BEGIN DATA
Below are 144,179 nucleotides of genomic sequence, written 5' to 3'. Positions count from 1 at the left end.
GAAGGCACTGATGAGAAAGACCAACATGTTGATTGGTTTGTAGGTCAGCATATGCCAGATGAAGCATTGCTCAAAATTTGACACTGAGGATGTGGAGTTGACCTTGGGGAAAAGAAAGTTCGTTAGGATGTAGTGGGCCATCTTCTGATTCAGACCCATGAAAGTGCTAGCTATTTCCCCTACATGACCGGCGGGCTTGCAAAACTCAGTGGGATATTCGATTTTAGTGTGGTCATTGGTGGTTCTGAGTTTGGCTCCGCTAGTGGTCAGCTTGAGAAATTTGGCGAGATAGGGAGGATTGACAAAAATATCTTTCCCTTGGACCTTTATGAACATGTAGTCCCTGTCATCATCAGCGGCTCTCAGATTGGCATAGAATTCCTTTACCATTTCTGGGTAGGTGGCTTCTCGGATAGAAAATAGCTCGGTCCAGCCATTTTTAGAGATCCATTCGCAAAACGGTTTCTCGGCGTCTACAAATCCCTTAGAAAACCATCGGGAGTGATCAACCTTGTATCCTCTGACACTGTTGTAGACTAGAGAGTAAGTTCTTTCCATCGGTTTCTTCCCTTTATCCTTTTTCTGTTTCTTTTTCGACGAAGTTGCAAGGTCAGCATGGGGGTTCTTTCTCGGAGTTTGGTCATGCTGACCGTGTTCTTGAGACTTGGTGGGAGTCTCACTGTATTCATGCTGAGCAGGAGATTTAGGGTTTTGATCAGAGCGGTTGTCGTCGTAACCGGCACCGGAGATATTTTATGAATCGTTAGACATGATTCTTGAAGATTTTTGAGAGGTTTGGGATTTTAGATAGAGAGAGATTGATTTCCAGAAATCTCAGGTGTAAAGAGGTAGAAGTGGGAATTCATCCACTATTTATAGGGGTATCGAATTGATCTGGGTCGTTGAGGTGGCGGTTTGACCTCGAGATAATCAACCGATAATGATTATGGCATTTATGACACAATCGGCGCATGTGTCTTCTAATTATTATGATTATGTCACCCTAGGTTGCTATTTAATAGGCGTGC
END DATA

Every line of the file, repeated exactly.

Below are 144,179 nucleotides of genomic sequence, written 5' to 3'. Positions count from 1 at the left end.
GAAGGCACTGATGAGAAAGACCAACATGTTGATTGGTTTGTAGGTCAGCATATGCCAGATGAAGCATTGCTCAAAATTTGACACTGAGGATGTGGAGTTGACCTTGGGGAAAAGAAAGTTCGTTAGGATGTAGTGGGCCATCTTCTGATTCAGACCCATGAAAGTGCTAGCTATTTCCCCTACATGACCGGCGGGCTTGCAAAACTCAGTGGGATATTCGATTTTAGTGTGGTCATTGGTGGTTCTGAGTTTGGCTCCGCTAGTGGTCAGCTTGAGAAATTTGGCGAGATAGGGAGGATTGACAAAAATATCTTTCCCTTGGACCTTTATGAACATGTAGTCCCTGTCATCATCAGCGGCTCTCAGATTGGCATAGAATTCCTTTACCATTTCTGGGTAGGTGGCTTCTCGGATAGAAAATAGCTCGGTCCAGCCATTTTTAGAGATCCATTCGCAAAACGGTTTCTCGGCGTCTACAAATCCCTTAGAAAACCATCGGGAGTGATCAACCTTGTATCCTCTGACACTGTTGTAGACTAGAGAGTAAGTTCTTTCCATCGGTTTCTTCCCTTTATCCTTTTTCTGTTTCTTTTTCGACGAAGTTGCAAGGTCAGCATGGGGGTTCTTTCTCGGAGTTTGGTCATGCTGACCGTGTTCTTGAGACTTGGTGGGAGTCTCACTGTATTCATGCTGAGCAGGAGATTTAGGGTTTTGATCAGAGCGGTTGTCGTCGTAACCGGCACCGGAGATATTTTATGAATCGTTAGACATGATTCTTGAAGATTTTTGAGAGGTTTGGGATTTTAGATAGAGAGAGATTGATTTCCAGAAATCTCAGGTGTAAAGAGGTAGAAGTGGGAATTCATCCACTATTTATAGGGGTATCGAATTGATCTGGGTCGTTGAGGTGGCGGTTTGACCTCGAGATAATCAACCGATAATGATTATGGCATTTATGACACAATCGGCGCATGTGTCTTCTAATTATTATGATTATGTCACCCTAGGTTGCTATTTAATAGGCGTGC